Palazzo di Varignana, Italy
Credit: Palazzo di Varignana

Delve into nature’s wellness offerings at Palazzo di Varignana’s Cava d’oro bianco (white gold cave) and Grotta Calanchi, two healing retreats connected to the hotel’s spa and offered as adjunct healing treatments. Near Bologna, the Cava D’Oro Bianco, lined with salutary Cervia salt, stays at a constant temperature of 38C°. Its dry heat opens pores and promotes relaxation via negative ions. The adjacent Grotta Calanchi brims with salty muds and clays, which guests can use for a nourishing scrub. 

Napa Valley

The Meritage Resort, Napa Valley
Credit: The Meritage Resort

While Wilma Flintstone will enjoy her cave-inspired hot stone massage at The Meritage Resort’s Terra Spa, Fred’s Cave Man’s Facial will gussy him up 21st-century style. Located 40 feet beneath a vineyard in an only-in-Napa Estate Cave, the 22,000-square-foot spa proffers an array of rituals with both cave and wine themes — plus myriad wellness classes. When not below ground, enjoy the tony retreat’s array of other attributes from on-site tasting rooms to a six-lane bowling alley. 


Credit: Bonaire Tourism

Most scuba fans know Bonaire as the shore diving capital of the world. But spelunkers and speleologists know it for its more than 300 dry and wet caves, each begging to be entered and explored. A Dutch Caribbean island on the south side of the Caribbean Sea, renowned for its easy access to reefs and thick mangrove forests, the unpretentious island features caves that can be climbed through, crawled into, and snorkeled over. With abundant eco-friendly tours led by experienced guides, cavers can view thousand-year old stalactites and stalagmites, and gaze at ancient coral imprints — all in the same day. Choose Bamboo Bonaire for its casual diver’s vibe, supported activities, yoga programs, and stand-alone honeymoon suite.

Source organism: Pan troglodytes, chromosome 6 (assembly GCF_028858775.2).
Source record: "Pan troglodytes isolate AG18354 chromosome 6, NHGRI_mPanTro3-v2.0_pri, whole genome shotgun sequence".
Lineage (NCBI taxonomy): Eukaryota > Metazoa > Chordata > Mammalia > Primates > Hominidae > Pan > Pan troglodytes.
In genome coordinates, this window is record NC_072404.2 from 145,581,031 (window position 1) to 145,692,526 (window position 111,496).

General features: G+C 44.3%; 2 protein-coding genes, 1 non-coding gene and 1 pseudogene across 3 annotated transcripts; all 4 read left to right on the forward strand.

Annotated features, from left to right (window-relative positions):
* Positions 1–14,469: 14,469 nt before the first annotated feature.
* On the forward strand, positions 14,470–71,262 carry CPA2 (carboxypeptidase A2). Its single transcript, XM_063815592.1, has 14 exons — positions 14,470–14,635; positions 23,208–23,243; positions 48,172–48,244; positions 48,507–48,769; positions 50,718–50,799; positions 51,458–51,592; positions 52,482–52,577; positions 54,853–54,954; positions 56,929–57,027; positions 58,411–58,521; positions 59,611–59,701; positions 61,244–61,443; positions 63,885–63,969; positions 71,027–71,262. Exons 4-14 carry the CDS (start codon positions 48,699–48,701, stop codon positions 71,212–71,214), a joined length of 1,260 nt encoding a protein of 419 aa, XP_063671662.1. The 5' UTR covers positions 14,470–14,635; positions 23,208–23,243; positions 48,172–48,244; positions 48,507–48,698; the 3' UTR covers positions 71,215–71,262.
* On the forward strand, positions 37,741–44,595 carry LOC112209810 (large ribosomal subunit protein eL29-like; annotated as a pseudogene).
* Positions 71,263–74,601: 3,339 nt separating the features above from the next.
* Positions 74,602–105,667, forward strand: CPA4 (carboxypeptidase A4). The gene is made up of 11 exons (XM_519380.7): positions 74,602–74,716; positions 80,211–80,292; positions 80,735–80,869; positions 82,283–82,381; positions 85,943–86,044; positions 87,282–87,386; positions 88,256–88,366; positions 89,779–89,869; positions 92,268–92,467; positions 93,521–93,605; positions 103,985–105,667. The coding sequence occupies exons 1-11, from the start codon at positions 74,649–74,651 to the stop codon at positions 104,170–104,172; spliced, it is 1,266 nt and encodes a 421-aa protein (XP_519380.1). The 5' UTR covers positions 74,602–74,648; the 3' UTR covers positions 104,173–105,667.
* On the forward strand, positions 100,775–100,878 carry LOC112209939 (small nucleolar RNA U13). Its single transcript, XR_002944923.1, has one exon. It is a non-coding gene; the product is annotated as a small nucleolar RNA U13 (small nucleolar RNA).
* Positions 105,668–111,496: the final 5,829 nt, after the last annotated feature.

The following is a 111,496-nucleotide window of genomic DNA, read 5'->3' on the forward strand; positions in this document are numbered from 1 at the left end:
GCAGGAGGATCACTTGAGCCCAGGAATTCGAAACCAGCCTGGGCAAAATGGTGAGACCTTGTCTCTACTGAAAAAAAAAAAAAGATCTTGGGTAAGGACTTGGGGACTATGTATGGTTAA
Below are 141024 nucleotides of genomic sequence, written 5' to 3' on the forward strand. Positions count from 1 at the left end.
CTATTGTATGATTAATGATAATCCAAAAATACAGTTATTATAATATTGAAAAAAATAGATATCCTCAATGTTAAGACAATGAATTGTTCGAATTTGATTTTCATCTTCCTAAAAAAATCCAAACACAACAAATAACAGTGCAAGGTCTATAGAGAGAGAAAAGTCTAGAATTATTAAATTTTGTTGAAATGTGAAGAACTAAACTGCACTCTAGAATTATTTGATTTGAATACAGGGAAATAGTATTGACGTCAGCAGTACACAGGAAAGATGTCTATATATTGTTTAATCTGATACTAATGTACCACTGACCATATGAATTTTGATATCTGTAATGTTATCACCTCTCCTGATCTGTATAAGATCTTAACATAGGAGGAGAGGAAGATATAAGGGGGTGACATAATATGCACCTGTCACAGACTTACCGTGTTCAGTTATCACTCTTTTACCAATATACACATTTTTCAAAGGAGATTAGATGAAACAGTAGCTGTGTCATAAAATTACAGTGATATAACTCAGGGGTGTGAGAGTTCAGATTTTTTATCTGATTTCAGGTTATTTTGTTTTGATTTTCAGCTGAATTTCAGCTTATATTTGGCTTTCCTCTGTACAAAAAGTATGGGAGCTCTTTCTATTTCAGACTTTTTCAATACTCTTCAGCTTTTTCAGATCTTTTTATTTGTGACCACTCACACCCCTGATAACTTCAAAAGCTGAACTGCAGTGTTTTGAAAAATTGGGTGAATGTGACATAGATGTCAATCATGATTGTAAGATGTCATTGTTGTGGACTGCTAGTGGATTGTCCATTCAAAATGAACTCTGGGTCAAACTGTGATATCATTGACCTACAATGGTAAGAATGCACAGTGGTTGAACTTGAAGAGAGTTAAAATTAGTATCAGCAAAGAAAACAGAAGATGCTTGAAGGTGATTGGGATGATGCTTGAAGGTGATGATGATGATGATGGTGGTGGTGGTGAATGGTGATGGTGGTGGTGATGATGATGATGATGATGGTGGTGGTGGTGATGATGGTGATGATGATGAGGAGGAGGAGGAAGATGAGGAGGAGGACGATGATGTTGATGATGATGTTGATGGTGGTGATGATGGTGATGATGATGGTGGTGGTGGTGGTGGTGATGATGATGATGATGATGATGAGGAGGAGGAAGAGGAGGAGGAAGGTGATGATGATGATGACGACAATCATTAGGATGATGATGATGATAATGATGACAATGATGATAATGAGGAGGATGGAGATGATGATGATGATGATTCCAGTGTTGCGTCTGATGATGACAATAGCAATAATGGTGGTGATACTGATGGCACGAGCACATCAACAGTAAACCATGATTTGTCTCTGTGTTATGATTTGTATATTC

Mystique, a Luxury Collection Hotel, Santorini
Credit: Mystique, a Luxury Collection Hotel

An island celebrated for its sunsets and unearthly cave-style architecture, Santorini awakens something mystical in most visitors. At Mystique, a Luxury Collection Hotel, Santorini chiseled arches, undulating pathways, and seductive curves compose the Cycladic Island’s classic cavern-like residences. Huddle within the hotel’s romantic 41 suites and villas. Hewed into the jagged Caldera cliffs, they overlook the Aegean’s Delft-blue colors and the active volcano. With the same cave-style architecture Vedema, a Luxury Collection Resort, Santorini  lies in the medieval village of Megalohori, encircling an ancient winery. Its restaurant, Alati, inspired by land and sea, occupies a 400-year-old, stone-sheathed winery cave.


Juniper Preserve, Oregon
Credit: Juniper Preserve

Ecstatic dancing, a fire ceremony, yoga, sound baths, and meditation in a lava cave? What could sound more mystical? At Juniper Preserve in Bend, a wellness haven in the Cascade Mountains, inspiration for awakening shifts happen organically. A stellar upscale wellness getaway, Juniper Preserve flaunts a Jack Nicklaus Signature Golf Course and Tom Fazio Championship Golf Course, a full-service Juniper Spa, multiple restaurants, and The Trailhead, a facility for family recreation. But it’s the lava cave that brings guests back, a ruminative place to seek transformation.